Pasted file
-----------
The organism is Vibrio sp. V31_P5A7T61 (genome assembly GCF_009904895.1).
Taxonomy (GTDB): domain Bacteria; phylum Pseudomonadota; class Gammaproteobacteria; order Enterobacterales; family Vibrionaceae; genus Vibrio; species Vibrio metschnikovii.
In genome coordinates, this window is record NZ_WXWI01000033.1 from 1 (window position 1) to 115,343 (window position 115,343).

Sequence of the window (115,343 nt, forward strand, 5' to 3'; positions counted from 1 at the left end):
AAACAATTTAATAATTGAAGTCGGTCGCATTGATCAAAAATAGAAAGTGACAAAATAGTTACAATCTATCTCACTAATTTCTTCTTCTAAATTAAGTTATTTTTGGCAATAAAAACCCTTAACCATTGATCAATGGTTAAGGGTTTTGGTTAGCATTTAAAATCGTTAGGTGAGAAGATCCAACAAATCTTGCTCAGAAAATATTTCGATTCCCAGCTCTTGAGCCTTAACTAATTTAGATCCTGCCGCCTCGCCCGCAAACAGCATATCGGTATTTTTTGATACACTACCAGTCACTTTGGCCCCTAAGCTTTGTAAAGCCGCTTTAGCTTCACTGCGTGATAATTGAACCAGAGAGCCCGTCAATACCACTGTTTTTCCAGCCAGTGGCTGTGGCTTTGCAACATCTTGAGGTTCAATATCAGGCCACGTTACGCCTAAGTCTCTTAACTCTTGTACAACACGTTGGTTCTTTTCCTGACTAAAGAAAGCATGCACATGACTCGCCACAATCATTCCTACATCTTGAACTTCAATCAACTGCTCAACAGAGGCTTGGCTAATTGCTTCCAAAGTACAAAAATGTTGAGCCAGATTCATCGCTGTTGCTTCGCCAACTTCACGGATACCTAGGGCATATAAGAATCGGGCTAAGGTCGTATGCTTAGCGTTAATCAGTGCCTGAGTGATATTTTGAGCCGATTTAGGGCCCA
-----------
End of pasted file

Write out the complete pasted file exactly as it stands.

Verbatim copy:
The organism is Vibrio sp. V31_P5A7T61 (genome assembly GCF_009904895.1).
Taxonomy (GTDB): domain Bacteria; phylum Pseudomonadota; class Gammaproteobacteria; order Enterobacterales; family Vibrionaceae; genus Vibrio; species Vibrio metschnikovii.
In genome coordinates, this window is record NZ_WXWI01000033.1 from 1 (window position 1) to 115,343 (window position 115,343).

Sequence of the window (115,343 nt, forward strand, 5' to 3'; positions counted from 1 at the left end):
AAACAATTTAATAATTGAAGTCGGTCGCATTGATCAAAAATAGAAAGTGACAAAATAGTTACAATCTATCTCACTAATTTCTTCTTCTAAATTAAGTTATTTTTGGCAATAAAAACCCTTAACCATTGATCAATGGTTAAGGGTTTTGGTTAGCATTTAAAATCGTTAGGTGAGAAGATCCAACAAATCTTGCTCAGAAAATATTTCGATTCCCAGCTCTTGAGCCTTAACTAATTTAGATCCTGCCGCCTCGCCCGCAAACAGCATATCGGTATTTTTTGATACACTACCAGTCACTTTGGCCCCTAAGCTTTGTAAAGCCGCTTTAGCTTCACTGCGTGATAATTGAACCAGAGAGCCCGTCAATACCACTGTTTTTCCAGCCAGTGGCTGTGGCTTTGCAACATCTTGAGGTTCAATATCAGGCCACGTTACGCCTAAGTCTCTTAACTCTTGTACAACACGTTGGTTCTTTTCCTGACTAAAGAAAGCATGCACATGACTCGCCACAATCATTCCTACATCTTGAACTTCAATCAACTGCTCAACAGAGGCTTGGCTAATTGCTTCCAAAGTACAAAAATGTTGAGCCAGATTCATCGCTGTTGCTTCGCCAACTTCACGGATACCTAGGGCATATAAGAATCGGGCTAAGGTCGTATGCTTAGCGTTAATCAGTGCCTGAGTGATATTTTGAGCCGATTTAGGGCCCA